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"We are the protagonists of our stories called life, and there is no limit to how high we can fly."

Type rated on A330, B747-400, B747, B757, B767, B737, B727. International Airline Pilot / Author / Speaker. Dedicated to giving the gift of wings to anyone following their dreams. Supporting Aviation Safety through training, writing, and inspiration.

Thursday, April 24, 2014

Practicing with Passengers

One of the greatest challenges with the current aviation industry, and one that I will pursue during my studies, not to mention is a central theme in Flight For Safety, is that pilots are losing their flying skills compliments of automation. 

The FAA is now recommending that we hand fly our planes. It took 20 years, but they too believe it's time to kick off the automation and keep our flying skills fine-tuned.  Companies are encouraging hand flying as well. We all know that practice makes perfect. And as the joke goes... the Airbus takes both excellent and shitty pilots alike, and makes them all average. But deficiency in proficiency is no joke. Especially when it's due to automation that we need and love.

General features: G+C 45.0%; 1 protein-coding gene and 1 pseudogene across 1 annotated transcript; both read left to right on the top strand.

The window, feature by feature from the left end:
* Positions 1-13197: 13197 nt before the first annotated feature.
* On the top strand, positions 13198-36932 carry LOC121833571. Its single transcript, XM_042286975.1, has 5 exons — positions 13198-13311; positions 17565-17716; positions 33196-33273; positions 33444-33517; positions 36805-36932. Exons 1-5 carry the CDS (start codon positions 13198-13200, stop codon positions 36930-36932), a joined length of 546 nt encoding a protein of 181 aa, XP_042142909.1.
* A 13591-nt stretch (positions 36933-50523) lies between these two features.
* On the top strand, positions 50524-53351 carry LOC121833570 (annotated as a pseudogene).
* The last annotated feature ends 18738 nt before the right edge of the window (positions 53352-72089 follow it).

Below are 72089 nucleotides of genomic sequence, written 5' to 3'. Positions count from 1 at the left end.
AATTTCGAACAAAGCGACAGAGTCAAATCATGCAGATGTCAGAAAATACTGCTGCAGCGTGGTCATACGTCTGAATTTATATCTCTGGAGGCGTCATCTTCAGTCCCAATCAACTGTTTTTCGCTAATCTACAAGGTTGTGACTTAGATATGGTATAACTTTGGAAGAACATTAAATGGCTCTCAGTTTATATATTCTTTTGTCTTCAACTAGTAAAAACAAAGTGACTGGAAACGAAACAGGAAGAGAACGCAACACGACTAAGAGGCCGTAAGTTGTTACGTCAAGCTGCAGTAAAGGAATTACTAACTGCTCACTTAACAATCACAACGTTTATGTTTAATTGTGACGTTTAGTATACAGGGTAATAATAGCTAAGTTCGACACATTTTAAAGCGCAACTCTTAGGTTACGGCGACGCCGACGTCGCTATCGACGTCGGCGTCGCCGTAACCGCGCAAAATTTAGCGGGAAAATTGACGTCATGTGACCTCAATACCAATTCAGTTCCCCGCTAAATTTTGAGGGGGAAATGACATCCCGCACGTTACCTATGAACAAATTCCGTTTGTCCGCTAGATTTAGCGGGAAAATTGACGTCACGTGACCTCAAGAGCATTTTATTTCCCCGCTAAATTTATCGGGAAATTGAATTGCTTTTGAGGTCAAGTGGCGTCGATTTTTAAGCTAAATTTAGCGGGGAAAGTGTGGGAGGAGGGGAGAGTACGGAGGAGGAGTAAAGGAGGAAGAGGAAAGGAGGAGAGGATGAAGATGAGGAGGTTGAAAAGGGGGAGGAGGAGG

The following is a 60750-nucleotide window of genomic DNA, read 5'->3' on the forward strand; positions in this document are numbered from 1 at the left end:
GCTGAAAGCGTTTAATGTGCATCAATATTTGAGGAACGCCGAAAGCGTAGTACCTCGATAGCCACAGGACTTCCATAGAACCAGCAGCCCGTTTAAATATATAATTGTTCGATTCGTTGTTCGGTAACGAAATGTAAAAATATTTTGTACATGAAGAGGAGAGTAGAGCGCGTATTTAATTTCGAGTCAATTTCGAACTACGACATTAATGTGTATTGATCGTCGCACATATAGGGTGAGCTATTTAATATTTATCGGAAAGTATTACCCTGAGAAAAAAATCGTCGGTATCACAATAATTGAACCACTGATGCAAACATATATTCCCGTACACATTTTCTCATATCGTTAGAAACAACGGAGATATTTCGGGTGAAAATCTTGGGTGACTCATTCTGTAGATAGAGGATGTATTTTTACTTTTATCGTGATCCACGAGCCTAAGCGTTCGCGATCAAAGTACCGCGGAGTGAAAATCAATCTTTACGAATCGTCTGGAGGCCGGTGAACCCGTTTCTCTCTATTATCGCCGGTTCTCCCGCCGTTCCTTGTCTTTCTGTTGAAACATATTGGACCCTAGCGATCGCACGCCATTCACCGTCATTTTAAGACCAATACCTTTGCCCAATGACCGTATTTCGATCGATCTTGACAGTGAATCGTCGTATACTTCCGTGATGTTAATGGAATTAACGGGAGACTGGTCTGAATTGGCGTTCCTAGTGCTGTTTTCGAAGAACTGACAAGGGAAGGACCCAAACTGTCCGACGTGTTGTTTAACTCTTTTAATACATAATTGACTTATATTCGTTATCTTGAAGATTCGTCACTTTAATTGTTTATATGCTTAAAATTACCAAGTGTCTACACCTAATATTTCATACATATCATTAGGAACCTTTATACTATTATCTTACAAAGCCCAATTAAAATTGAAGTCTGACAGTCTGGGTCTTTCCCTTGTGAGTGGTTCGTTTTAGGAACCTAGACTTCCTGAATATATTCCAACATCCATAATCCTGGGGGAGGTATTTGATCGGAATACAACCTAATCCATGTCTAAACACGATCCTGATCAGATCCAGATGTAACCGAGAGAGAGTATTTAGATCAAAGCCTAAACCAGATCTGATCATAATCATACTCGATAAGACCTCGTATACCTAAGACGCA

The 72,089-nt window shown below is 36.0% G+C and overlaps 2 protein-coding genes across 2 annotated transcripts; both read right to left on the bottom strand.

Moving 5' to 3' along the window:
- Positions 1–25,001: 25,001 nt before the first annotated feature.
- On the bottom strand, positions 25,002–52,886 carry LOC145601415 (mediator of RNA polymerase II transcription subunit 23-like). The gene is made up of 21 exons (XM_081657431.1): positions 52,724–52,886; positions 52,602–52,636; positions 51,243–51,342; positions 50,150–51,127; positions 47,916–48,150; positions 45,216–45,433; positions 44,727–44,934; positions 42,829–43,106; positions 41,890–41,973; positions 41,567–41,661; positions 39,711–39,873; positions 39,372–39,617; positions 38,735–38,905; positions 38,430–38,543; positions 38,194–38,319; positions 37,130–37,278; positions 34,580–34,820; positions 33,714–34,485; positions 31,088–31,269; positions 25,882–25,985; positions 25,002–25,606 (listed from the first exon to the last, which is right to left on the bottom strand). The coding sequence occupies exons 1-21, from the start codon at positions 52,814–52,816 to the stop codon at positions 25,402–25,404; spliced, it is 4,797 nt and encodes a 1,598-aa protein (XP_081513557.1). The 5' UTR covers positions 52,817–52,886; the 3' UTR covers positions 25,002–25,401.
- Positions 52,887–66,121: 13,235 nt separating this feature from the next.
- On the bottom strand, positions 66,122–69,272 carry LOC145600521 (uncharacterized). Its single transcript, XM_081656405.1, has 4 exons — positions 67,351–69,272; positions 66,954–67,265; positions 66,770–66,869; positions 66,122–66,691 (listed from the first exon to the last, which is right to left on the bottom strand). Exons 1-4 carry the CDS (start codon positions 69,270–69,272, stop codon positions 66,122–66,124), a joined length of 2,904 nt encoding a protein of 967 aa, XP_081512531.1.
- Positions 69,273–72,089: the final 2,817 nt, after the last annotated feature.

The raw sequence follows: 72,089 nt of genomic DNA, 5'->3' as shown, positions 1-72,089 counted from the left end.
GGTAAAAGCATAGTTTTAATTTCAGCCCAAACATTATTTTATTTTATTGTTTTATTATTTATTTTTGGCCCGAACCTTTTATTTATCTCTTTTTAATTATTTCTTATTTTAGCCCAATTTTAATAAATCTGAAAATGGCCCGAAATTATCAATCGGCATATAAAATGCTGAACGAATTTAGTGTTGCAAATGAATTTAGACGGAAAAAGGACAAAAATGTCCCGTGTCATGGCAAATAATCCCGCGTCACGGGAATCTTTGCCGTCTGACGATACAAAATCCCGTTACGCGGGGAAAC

Automation is safer than hand flying.

We know this. Thus I have 4 questions: 

1. If we kick off our automation have we reduced safety? 

With automation connected we have greater situational awareness. The pilot monitoring has more time and awareness to pay attention outside the aircraft. When we are hand-flying, the other pilot is busy pushing buttons and dialing knobs for the pilot flying, while responding to clearances.

2.   If something were to happen while hand-flying, who is liable? 

A concern from the pilots for not hand flying their planes is simple: If something were to happen during a flight where the pilots had equipment available, that they did not use, the pilot will be liable. We are encouraged by our companies and the FAA... so they will be liable too. But the ultimate responsibility resides with the pilots. The first time an incident happens while the pilot is "practicing" their flying skills, will be a field day in court if the pilots did not use all their equipment.

3.   Should we be practicing with passengers?

Liability aside, should we be practicing with passengers? International pilots are sleeping in passenger seats, flying long hours, and landing on the backside of the clock many time zones away with a messed up circadian rhythm. Can we be our best under these conditions? If we are not our best... should we use everything available or kick it off so we can practice?

4.   What happens when we lose the automation?